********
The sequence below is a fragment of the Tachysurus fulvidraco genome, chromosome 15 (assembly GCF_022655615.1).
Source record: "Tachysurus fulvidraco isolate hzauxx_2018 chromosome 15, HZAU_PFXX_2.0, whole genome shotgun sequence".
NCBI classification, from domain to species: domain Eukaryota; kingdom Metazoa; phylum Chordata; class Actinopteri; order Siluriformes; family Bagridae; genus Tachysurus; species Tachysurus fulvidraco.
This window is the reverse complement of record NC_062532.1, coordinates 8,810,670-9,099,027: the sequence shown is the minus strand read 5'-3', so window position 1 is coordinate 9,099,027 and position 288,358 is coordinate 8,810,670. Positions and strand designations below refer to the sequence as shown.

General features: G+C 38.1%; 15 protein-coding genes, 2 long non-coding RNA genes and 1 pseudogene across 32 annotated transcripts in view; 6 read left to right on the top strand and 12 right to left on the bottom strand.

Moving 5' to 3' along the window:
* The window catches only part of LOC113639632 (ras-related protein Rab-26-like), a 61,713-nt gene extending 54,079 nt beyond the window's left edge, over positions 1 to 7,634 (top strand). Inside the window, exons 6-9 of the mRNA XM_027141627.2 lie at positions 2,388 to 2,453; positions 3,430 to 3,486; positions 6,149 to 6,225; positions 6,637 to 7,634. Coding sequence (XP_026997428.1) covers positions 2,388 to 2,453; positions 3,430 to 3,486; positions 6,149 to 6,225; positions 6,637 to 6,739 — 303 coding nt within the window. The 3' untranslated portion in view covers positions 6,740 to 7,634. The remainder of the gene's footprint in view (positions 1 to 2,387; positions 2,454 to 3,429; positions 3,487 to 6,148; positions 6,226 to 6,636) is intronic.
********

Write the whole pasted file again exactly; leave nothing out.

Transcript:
The sequence below is a fragment of the Tachysurus fulvidraco genome, chromosome 15 (assembly GCF_022655615.1).
Source record: "Tachysurus fulvidraco isolate hzauxx_2018 chromosome 15, HZAU_PFXX_2.0, whole genome shotgun sequence".
NCBI classification, from domain to species: domain Eukaryota; kingdom Metazoa; phylum Chordata; class Actinopteri; order Siluriformes; family Bagridae; genus Tachysurus; species Tachysurus fulvidraco.
This window is the reverse complement of record NC_062532.1, coordinates 8,810,670-9,099,027: the sequence shown is the minus strand read 5'-3', so window position 1 is coordinate 9,099,027 and position 288,358 is coordinate 8,810,670. Positions and strand designations below refer to the sequence as shown.

General features: G+C 38.1%; 15 protein-coding genes, 2 long non-coding RNA genes and 1 pseudogene across 32 annotated transcripts in view; 6 read left to right on the top strand and 12 right to left on the bottom strand.

Moving 5' to 3' along the window:
* The window catches only part of LOC113639632 (ras-related protein Rab-26-like), a 61,713-nt gene extending 54,079 nt beyond the window's left edge, over positions 1 to 7,634 (top strand). Inside the window, exons 6-9 of the mRNA XM_027141627.2 lie at positions 2,388 to 2,453; positions 3,430 to 3,486; positions 6,149 to 6,225; positions 6,637 to 7,634. Coding sequence (XP_026997428.1) covers positions 2,388 to 2,453; positions 3,430 to 3,486; positions 6,149 to 6,225; positions 6,637 to 6,739 — 303 coding nt within the window. The 3' untranslated portion in view covers positions 6,740 to 7,634. The remainder of the gene's footprint in view (positions 1 to 2,387; positions 2,454 to 3,429; positions 3,487 to 6,148; positions 6,226 to 6,636) is intronic.